Handling Sandwich Code in C#

What is “Sandwich Code”? I found it in Ruby Koans.

Often, you have to do something at the beginning and at the end, even though your main lock is in the middle. Let’s say, you want to retrieve data from database. You have to create a connection, open it, use it to load data, and close it. You are interested in loading data, but you have to do some chores like opening a connection and closing it.

_connection = new SqlConnection(ConfigurationManager.ConnectionStrings["Db"].ConnectionString);
_connection.open()var sql =
    @"SELECT     DATEPART(YEAR, PDate) AS [Year],
                 DATEPART(MONTH, PDate) AS [Month],
                 DATEPART(DAY, PDate) AS [Day],
                 COUNT(*) AS [Count]
        FROM     JobPostingPeriod
       WHERE     PublishToDate >= GETDATE() AND PDate <= GETDATE()
       GROUP BY  DATEPART(YEAR, PDate), DATEPART(MONTH, PDate), DATEPART(DAY, PDate)
       ORDER BY  [Year], [Month], [Day]";

var result = _connection.Query(sql));return result;_connection.close()



Those “bread-in-the-sandwich” code is repeated whenever you write any code that load data, and it can be quite annoying as you go on. In ruby, you can write a method that handles the opening and closing with block. In C#, you can use lamda delegate and Func.

I wrote a simple method, “ManageConnection”, with the help of Dan, my Totaljobs colleague, as he happened to be with me.
It accepts an anonymous method that has SqlConnection as input, and return T.
And now I can re-write the data loading method like this.
private T ManageConnection(Func func)
{
    _connection.Open();
    var result = func(_connection);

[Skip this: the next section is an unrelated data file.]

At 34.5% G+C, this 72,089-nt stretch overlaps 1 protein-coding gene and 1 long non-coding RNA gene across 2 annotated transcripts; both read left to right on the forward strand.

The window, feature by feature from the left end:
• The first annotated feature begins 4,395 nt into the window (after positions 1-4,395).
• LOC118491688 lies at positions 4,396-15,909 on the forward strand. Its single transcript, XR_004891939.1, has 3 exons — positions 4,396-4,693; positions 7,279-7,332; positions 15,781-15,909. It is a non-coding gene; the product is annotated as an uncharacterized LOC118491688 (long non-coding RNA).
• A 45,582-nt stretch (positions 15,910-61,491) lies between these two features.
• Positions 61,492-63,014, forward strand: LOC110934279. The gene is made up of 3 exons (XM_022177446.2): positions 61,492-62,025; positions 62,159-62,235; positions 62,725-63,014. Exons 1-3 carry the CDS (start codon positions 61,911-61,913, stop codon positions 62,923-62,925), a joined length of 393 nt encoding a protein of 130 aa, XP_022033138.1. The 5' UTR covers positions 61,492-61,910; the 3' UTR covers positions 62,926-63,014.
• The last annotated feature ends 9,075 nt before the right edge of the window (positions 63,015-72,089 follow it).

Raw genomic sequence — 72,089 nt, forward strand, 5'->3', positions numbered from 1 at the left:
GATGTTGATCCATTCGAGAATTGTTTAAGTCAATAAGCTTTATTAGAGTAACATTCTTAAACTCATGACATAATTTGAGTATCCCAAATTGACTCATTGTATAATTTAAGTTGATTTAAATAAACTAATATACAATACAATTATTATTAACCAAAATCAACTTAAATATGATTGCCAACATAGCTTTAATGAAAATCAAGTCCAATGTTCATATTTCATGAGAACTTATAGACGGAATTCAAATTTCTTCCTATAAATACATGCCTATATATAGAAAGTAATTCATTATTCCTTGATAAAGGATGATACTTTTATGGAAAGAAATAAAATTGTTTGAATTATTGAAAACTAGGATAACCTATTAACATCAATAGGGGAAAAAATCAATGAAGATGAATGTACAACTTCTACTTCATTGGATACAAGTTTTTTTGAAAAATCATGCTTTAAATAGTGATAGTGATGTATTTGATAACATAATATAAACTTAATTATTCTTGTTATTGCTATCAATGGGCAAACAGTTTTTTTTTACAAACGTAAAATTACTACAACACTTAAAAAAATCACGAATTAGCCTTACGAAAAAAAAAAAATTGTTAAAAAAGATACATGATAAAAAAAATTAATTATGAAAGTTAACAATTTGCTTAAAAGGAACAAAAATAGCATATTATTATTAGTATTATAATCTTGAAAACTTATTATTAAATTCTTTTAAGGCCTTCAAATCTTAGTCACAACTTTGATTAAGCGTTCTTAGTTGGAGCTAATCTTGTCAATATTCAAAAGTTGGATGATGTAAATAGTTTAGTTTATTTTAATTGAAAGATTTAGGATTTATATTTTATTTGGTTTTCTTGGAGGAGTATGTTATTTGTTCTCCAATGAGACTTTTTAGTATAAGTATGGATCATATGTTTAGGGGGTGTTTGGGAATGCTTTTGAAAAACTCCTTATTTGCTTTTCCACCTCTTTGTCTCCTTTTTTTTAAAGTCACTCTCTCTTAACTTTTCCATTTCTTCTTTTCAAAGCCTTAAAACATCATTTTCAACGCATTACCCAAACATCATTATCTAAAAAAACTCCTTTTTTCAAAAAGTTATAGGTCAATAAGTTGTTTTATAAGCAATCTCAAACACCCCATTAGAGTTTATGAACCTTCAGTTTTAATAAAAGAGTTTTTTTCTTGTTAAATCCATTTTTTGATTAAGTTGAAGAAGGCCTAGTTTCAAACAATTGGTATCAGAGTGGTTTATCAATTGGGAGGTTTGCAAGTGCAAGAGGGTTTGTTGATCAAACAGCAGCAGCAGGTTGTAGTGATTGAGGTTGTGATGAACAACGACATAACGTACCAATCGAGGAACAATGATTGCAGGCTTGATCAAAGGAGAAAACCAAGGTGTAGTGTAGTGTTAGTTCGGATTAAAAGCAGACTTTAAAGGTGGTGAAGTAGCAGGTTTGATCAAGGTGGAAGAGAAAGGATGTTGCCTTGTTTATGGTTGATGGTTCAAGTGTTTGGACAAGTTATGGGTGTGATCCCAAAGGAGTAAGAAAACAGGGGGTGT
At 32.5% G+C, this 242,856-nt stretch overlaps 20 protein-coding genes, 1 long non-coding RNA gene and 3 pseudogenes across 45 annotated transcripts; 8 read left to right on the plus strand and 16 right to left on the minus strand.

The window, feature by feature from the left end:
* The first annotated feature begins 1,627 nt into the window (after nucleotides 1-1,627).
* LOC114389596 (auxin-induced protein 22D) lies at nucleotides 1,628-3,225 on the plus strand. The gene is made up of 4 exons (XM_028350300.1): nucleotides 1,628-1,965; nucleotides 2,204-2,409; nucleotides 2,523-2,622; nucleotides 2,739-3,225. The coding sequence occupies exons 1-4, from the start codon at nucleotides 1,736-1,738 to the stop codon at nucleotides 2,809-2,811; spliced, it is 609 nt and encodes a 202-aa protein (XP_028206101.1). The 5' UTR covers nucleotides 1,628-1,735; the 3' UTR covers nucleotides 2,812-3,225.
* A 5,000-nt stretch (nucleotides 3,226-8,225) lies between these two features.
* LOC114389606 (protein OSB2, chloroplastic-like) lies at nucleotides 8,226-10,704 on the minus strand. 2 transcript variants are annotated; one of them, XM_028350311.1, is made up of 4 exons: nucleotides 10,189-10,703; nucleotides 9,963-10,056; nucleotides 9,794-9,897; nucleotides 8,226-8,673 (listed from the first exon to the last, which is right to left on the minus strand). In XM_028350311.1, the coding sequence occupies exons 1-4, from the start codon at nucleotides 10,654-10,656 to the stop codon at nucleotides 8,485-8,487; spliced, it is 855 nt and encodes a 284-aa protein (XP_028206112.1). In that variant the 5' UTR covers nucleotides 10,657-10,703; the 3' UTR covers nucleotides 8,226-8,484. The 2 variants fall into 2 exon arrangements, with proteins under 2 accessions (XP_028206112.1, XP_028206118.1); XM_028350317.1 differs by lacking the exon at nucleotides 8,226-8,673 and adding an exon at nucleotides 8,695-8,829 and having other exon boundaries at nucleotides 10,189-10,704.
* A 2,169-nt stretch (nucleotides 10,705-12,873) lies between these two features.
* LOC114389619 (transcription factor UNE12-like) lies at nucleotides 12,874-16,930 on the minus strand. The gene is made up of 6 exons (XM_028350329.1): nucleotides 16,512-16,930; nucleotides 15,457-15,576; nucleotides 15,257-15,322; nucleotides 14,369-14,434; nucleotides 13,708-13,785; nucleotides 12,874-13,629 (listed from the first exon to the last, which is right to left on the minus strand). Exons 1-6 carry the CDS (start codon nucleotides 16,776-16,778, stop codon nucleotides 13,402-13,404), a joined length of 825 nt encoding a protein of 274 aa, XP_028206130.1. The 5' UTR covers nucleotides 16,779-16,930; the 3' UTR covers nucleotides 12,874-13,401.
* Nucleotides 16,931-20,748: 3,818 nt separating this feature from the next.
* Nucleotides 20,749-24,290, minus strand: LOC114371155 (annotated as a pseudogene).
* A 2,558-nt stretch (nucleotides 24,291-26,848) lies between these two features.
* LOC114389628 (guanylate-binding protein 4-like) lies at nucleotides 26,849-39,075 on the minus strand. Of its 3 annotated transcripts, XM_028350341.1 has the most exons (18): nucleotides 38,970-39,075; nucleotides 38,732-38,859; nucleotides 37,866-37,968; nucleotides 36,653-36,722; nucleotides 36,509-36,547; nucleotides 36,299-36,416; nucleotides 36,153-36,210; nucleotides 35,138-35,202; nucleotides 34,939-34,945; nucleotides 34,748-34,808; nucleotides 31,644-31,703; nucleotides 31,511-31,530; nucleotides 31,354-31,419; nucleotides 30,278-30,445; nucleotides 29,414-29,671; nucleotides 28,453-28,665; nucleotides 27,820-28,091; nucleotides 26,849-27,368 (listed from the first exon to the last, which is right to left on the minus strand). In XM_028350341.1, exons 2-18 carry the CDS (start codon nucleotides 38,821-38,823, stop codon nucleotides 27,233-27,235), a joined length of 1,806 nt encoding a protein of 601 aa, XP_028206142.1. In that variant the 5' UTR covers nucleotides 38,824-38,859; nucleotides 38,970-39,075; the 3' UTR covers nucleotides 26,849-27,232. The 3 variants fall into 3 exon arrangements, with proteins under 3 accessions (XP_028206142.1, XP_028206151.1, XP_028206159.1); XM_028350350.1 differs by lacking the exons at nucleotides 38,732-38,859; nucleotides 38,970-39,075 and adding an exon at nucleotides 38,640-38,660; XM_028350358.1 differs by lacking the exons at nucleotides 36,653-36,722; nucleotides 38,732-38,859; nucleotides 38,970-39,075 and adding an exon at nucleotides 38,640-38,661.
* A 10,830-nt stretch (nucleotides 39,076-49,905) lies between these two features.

_connection.Close();
    return result;
}
The excution flow is
1. GetJobCountByDate is called
2. It calls ManageConnection and pass conn.Query(sql) as anonymous method
3. In ManageConnection, _connection is opened.
4. In ManageConnection, func(_connection) is called. func is conn.Querysql at this point.
5. ManageConnection returns the result.
6. GetJobCountByDate receives the result from ManageConnection, and now returns the result.
I think this is nice and clean, once you understand how it works.
There are loads of sandwich code. If you write file, access database, write to http stream, …

	ection.open()
var sql =
    @”SELECT    DATEPART(YEAR, PostedDate) AS [Year],
                DATEPART(MONTH, PostedDate) AS [Month],
                DATEPART(DAY, PostedDate) AS [Day],
                COUNT(*) AS [Count]
       FROM     JobPostingPeriod
      WHERE     PublishToDate >= GETDATE() AND PostedDate <= GETDATE()
      GROUP BY  DATEPART(YEAR, PostedDate), DATEPART(MONTH, PostedDate), DATEPART(DAY, PostedDate)
      ORDER BY  [Year], [Month], [Day]”;
var result = _connection.Query(sql));
return result;
_connection.close()_connection = new SqlConnection(ConfigurationManager.ConnectionStrings[“JobSeekerReadOnly”].ConnectionString);
_connection.open()
var sql =
    @”SELECT    DATEPART(YEAR, PostedDate) AS [Year],
                DATEPART(MONTH, PostedDate) AS [Month],
                DATEPART(DAY, PostedDate) AS [Day],
                COUNT(*) AS [Count]
       FROM     JobPostingPeriod
      WHERE     PublishToDate >= GETDATE() AND PostedDate <= GETDATE()
      GROUP BY  DATEPART(YEAR, PostedDate), DATEPART(MONTH, PostedDate), DATEPART(DAY, PostedDate)
      ORDER BY  [Year], [Month], [Day]”;
var result = _connection.Query(sql));
return result;
_connection.close()
_connection = new SqlConnection(ConfigurationManager.ConnectionStrings[“JobSeekerReadOnly”].ConnectionString);
_connection.open()
var sql =
    @”SELECT    DATEPART(YEAR, PostedDate) AS [Year],
                DATEPART(MONTH, PostedDate) AS [Month],
                DATEPART(DAY, PostedDate) AS [Day],
                COUNT(*) AS [Count]
       FROM     JobPostingPeriod
      WHERE     PublishToDate >= GETDATE() AND PostedDate <= GETDATE()
      GROUP BY  DATEPART(YEAR, PostedDate), DATEPART(MONTH, PostedDate), DATEPART(DAY, PostedDate)
      ORDER BY  [Year], [Month], [Day]”;
var result = _connection.Query(sql));
return result;
_connection.close()
Handling Sandwich Code in C#

Leave a Reply

Fill in your details below or click an icon to log in:

WordPress.com Logo

You are commenting using your WordPress.com account. Log Out / Change )

Twitter picture

You are commenting using your Twitter account. Log Out / Change )

Facebook photo

You are commenting using your Facebook account. Log Out / Change )

Google+ photo

You are commenting using your Google+ account. Log Out / Change )

Connecting to %s